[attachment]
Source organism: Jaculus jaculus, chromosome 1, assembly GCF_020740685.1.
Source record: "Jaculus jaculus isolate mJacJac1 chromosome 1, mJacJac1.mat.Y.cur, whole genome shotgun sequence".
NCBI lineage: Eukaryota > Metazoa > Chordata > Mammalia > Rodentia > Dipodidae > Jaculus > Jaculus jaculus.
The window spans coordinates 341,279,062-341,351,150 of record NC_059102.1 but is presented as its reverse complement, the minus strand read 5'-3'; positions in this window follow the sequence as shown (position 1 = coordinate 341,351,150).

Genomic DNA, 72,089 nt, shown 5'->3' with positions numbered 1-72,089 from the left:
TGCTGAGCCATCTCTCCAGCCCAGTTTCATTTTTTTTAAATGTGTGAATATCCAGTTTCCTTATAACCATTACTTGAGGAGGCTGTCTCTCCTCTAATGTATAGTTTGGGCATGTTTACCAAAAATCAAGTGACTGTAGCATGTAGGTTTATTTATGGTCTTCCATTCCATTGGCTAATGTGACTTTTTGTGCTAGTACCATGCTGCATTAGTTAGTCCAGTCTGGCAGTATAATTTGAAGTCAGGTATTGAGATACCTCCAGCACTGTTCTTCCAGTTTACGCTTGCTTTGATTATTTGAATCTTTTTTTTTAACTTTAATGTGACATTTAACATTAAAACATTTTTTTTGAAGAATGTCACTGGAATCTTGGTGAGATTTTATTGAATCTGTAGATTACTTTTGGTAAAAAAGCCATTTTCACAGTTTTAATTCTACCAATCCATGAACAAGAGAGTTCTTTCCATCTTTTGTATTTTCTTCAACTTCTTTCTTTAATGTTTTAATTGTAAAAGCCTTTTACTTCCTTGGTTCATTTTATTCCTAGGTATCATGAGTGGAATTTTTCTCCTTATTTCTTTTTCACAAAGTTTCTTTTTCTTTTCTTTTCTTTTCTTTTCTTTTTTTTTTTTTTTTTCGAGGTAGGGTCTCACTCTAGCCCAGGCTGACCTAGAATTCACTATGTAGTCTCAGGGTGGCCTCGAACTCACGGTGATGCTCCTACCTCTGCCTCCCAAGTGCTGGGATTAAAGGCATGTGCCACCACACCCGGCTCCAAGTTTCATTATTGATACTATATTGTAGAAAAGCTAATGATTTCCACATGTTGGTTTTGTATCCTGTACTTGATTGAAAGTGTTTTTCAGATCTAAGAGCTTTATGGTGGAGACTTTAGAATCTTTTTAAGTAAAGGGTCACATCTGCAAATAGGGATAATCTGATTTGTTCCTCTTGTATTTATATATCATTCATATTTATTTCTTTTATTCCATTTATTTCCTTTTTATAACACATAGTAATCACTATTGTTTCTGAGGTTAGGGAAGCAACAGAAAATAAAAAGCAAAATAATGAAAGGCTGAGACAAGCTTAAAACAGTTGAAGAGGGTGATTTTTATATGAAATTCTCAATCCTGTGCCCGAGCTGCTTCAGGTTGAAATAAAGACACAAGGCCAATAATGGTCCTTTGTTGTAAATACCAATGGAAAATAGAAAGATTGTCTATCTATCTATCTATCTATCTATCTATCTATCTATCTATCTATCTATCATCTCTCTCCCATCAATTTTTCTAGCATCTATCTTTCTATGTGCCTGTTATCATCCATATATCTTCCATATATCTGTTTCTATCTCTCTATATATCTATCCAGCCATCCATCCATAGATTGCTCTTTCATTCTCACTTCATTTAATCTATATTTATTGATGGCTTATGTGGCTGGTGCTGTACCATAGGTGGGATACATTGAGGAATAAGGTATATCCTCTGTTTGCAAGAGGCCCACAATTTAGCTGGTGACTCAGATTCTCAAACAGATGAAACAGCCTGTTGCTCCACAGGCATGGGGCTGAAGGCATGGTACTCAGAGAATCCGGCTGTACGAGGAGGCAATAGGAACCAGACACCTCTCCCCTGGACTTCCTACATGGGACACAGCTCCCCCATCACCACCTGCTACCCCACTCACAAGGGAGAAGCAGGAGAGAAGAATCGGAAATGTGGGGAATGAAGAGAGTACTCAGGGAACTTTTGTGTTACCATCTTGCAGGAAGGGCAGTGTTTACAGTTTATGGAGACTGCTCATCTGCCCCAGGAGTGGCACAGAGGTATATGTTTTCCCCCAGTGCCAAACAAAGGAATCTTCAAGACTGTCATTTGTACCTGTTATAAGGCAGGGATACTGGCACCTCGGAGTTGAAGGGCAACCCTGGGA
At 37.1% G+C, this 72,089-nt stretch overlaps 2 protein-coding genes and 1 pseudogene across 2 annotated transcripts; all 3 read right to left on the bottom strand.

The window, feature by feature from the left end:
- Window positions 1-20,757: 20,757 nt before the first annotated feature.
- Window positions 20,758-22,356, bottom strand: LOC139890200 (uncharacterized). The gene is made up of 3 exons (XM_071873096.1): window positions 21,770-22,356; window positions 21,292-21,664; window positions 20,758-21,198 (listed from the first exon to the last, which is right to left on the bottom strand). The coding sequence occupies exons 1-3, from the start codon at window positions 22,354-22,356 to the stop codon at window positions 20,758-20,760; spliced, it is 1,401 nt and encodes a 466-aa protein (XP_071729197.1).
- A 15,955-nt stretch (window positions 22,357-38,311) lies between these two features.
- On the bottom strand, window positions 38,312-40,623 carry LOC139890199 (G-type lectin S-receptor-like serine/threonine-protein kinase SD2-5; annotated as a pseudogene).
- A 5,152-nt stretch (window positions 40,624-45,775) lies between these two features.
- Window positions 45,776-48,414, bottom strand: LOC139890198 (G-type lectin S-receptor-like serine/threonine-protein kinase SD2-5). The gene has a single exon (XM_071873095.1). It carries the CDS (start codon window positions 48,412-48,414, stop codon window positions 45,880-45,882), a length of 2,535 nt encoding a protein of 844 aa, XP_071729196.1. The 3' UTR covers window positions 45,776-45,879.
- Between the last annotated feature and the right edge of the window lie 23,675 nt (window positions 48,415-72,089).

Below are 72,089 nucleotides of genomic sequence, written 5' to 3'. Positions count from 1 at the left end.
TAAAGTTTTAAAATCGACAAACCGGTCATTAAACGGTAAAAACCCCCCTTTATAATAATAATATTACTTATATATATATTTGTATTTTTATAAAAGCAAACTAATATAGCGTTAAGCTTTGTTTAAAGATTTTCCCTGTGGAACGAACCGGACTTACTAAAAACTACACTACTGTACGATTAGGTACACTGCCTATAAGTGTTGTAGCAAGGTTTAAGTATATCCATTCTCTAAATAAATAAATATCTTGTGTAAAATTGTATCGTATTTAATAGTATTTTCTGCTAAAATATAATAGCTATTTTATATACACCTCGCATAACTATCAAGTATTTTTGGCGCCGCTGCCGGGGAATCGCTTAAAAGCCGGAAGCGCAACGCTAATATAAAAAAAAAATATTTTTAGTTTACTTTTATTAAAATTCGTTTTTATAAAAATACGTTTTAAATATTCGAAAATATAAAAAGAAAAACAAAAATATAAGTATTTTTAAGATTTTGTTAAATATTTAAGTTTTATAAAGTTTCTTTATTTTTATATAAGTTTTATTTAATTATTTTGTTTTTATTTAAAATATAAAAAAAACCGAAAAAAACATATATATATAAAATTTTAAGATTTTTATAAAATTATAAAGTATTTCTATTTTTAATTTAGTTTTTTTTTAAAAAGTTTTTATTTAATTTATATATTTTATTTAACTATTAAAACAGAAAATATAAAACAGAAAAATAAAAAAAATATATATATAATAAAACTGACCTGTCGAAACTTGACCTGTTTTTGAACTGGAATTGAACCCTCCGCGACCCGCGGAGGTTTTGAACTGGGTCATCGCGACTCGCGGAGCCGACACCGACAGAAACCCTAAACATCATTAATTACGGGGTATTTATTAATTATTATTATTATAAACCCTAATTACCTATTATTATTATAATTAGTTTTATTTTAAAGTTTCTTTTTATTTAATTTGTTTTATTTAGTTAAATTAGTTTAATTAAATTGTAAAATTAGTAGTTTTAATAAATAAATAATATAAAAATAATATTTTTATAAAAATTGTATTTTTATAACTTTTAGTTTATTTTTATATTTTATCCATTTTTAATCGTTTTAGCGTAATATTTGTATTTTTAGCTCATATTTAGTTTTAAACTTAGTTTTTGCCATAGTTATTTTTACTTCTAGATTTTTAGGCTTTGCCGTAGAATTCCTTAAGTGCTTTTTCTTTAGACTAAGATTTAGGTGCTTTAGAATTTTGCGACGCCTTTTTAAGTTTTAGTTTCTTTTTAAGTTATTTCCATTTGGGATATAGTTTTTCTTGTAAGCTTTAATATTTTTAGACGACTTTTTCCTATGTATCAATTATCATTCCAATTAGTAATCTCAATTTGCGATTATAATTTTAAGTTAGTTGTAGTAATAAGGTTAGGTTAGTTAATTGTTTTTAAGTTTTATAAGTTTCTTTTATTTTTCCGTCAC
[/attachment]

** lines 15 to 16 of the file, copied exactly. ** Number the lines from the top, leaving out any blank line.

- Between the last annotated feature and the right edge of the window lie 23,675 nt (window positions 48,415-72,089).

Below are 72,089 nucleotides of genomic sequence, written 5' to 3'. Positions count from 1 at the left end.